The beginning of the semester is always a time for reassessment, isn’t it?  SAT scores, we hear, despite endless amounts of testing mandated by No Child Left Behind, have declined.  Unsurprisingly, Daniel Luzer of the HuffPo thinks this is not a problem; William J. Bennett, former Secretary of Education under Ronald Reagan, thinks this is a “wake-up call” about the failure of liberal education policy; and no one, as far as I can tell, has asked a college professor whether it matters. Why we think that test scores should get better and better, and when they don’t, an apocalypse of some kind looms, is such a quintessentially American scenario.   While SAT’s do, to some extent, predict college performance; high school grades predict it better; and success in a demanding and creative school is even higher on the Radical list, my best criteria for student success is: drinking.

I don’t…

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July 18, 2011, 1:00 pm

Digital Dreams: A Case For Producing More History Ph.D’s

To order this tee shirt, click the RHR link in the text below.

Among the books I brought with me on vacation is Roy Rosenzweig’s Clio Wired:  The Future of the Past in the Digital Age (New York:  Columbia University Press, 2011).  A radical historian who passed over far too young in 2007, Roy was a member of the first cohort of historians to explore and envision what the Internet could offer to scholars.  I had read some of the essays  and others are new to me, but I decided to read it cover to cover as a set of sustained thoughts.  Since I have it on a Kindle app for iPad, I am actually reading it from cover screen to index screen, which is how I think Roy would have wanted me to read it, even though when he began to plan the volume in 2005, the Kindle had not yet been invented and would not be …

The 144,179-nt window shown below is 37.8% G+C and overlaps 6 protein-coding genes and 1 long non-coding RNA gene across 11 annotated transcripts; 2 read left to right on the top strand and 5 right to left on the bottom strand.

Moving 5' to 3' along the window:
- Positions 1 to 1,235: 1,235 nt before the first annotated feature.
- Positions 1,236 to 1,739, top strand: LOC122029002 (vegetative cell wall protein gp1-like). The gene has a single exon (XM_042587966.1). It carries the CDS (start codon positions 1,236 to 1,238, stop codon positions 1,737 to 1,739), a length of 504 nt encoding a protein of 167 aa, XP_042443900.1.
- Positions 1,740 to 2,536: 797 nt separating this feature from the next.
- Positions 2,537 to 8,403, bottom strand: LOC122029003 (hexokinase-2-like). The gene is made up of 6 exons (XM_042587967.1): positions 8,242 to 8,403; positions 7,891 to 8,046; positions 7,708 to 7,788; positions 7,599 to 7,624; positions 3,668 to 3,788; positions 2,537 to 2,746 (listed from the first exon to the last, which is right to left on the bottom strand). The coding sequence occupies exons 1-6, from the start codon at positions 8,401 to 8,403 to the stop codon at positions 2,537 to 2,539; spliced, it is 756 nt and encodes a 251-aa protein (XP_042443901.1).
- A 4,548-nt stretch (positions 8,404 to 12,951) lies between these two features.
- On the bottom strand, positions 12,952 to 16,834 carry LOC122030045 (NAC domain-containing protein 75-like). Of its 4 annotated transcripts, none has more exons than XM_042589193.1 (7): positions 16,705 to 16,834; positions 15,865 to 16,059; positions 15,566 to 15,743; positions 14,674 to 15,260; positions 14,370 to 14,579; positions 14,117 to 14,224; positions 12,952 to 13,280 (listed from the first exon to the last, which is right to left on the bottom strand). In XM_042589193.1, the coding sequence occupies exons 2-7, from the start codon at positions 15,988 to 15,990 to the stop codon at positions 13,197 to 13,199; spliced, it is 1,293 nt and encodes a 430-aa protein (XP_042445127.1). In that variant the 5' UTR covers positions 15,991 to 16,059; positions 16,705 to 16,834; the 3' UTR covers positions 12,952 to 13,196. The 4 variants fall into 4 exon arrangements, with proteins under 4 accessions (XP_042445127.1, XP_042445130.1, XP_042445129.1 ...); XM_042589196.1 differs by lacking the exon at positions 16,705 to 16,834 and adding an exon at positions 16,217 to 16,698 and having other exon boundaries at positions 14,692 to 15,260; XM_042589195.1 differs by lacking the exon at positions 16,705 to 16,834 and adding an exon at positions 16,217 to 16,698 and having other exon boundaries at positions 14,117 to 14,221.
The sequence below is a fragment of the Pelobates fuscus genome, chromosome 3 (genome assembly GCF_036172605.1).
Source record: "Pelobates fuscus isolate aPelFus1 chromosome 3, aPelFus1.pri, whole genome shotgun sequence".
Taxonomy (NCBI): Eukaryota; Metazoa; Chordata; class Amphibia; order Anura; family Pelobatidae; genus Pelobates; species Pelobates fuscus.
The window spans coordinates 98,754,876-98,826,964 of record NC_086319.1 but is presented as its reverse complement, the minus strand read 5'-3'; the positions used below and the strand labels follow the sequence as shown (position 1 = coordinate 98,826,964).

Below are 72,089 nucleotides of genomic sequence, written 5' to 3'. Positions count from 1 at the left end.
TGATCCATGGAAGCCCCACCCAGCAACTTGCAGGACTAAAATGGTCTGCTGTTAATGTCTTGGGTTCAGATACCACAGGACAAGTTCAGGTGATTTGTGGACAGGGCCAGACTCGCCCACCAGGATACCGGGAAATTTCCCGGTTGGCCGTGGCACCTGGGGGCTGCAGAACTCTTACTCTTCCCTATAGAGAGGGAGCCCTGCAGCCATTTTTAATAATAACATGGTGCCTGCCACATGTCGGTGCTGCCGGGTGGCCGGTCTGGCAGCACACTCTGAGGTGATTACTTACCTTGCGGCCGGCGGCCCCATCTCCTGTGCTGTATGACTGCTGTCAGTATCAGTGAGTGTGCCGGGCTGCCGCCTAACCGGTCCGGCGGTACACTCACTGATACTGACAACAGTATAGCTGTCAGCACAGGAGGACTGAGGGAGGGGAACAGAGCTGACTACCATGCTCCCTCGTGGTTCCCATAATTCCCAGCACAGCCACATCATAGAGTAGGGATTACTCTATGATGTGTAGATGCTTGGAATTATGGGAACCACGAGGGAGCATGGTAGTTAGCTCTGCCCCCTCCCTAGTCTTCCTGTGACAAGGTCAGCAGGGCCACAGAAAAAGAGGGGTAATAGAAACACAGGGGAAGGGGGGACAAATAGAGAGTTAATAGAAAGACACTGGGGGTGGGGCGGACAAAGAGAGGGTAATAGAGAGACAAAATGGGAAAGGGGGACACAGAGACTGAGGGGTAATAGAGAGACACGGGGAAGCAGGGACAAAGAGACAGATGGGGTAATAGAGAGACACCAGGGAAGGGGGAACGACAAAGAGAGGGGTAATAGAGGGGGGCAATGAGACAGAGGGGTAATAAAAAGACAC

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March 12, 2011, 1:08 pm

The Social Network: Or; Does Networking Really Matter To An Academic Career?

One of 17 ways to visualize Twitter.

Why do we tell young scholars to “network,” and what  do we mean by it?

As I was finishing up Samuel Delany’s Times Square Red, Times Square Blue (1999) last night, I came across this gem of a quote on p. 138:

I feel that my career benefits regularly from the results of my networking.  My ultimate take on networking is, however, this:  No single event in the course of my career that I can cite has been directly caused by networking.  Nevertheless, the results of networking have regularly smoothed, stabilized, and supported my career and made it more pleasant (there is that term again) than it would have been without it.